Have you noticed when you’re in the middle of some personal aggravation or life crisis, someone always suggests that God is testing you, like somehow knowing that makes the pain less? I’ve heard it a few times, and it always annoys me. I don’t like what it says about God or me.

Testing me? For what? I resent this assumption about God, as well as the assumption that I would even need to be tested. Harumph!

But then, the story of Job is evidence God does test people through trying circumstances. But not for the reasons we think.

My son has been potty-training for pretty much half his life, and at this point, it feels like half of mine. I’ve learned many valuable lessons about how NOT to potty-train, and perhaps the nice church ladies would tell me this has been one of God’s tests for me. A character formation if you will. Well, fine, then I’ve failed. Like, multiple times a day.

But that’s not the point here.

We’ve instituted a series of rewards and consequences for successful (or unsuccessful) use of the potty, and this week, we started a new routine we hope will garner more participation from our young potty pupil.

As much as I hate spending half our day in the bathroom, I really don’t want my son to be 17 years old and setting cell phone reminders to use the toilet because he can’t remember on his own. I want him to get this. For the love! But irritation aside, I want him to be independent. Functional. I want him to move on to learning bigger things.

Sunday morning, I left the church service halfway through to take him to the bathroom. I didn’t have to do it. He is responsible to tell his parents or caregivers that he needs to use the potty. But I wanted him to have a win. So I marched up the endless flight of stairs to the children’s room, picked him up and together we walked down the hall to the bathroom.

He had a success. We were both proud.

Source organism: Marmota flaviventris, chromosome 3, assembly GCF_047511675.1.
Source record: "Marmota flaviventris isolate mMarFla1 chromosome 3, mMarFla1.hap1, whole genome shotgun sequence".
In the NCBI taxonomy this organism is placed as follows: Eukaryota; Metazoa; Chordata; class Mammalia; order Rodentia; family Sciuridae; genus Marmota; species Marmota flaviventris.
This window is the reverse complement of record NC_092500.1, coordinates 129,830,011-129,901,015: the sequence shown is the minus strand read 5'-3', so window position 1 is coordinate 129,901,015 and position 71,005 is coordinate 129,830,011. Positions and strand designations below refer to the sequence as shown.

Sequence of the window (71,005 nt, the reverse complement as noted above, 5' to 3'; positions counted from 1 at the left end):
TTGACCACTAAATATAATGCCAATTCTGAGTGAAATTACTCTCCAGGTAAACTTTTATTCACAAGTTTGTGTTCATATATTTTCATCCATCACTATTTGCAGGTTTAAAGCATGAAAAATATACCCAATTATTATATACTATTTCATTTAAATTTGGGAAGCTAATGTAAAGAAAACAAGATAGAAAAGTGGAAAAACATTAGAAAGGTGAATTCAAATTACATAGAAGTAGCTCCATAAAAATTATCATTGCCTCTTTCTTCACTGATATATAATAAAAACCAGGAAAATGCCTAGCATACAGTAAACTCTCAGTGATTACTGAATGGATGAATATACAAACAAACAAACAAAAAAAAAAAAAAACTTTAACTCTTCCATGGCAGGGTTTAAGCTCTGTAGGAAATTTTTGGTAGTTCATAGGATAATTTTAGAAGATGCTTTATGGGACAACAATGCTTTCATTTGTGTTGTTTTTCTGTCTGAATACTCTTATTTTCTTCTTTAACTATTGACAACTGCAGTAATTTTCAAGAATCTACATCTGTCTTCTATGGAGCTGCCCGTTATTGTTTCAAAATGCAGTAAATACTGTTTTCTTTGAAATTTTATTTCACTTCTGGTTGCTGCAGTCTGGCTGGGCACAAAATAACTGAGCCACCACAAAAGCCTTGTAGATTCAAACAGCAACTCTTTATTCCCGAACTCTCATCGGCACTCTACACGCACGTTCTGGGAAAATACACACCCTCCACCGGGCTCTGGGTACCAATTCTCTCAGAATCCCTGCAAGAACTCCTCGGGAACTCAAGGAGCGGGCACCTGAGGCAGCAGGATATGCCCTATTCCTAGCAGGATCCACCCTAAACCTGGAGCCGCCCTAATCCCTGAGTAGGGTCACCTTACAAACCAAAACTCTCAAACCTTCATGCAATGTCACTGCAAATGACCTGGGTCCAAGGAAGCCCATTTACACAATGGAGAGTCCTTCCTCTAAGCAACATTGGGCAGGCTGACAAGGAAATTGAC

The thing is, I set him up. I could’ve let him fail, but I wanted him to succeed. I could’ve said, “Well, it’s too bad that you didn’t make it. Now you’re in trouble.” But I don’t want him to lose; I want him to win.

I can’t do this every time or I’m just protecting him from his consequences. But I want him to gain momentum in the right direction. To feel pride about his forward motion.

God wants us to win too. Tests of character aren’t to weed us out. God is not your Western Civ professor from your freshman year of college. He is not the cranky man administering the driving portion of the driver’s license test. Nor is he the cantankerous librarian from junior high who just wants to catch you talking in the stacks.

He wants you to win. Like this. [Click photo for credit]

God is a Dad. The kind who plays catch. The kind with crinkly, happy eyes. The kind who wants the good version of you to just get better.

And when difficult situations arise, he is setting you up, not to fail you, but so you can win.

God has no interest in doling out tests to prove we all suck and he is awesome. He gets no weird pleasure from that.

He does allow us to encounter obstacles or adverse circumstances, good and bad surprises, annoying family members and crappy drivers in our lives, but it’s not to get us voted off the island. He wants good for us. He wants us to have a win. He gives us these situations and stands beside us to help us do it right.

Like me, he would even leave church early to walk up a long flight of stairs to make sure you don’t poop your pants. Cause he wants you to succeed at life and love even more than you already are.

So you can put down your suspicion and treat the discomfort of adversity as an act of love from a God who likes you. Because it is. And he does.

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2 thoughts on “God Wants You To Win

  1. I must say that being a parent has greatly expanded my knowledge of God. Things that I could never understand in scripture started to make sense. But that’s not to say non-parents could never understand these things.


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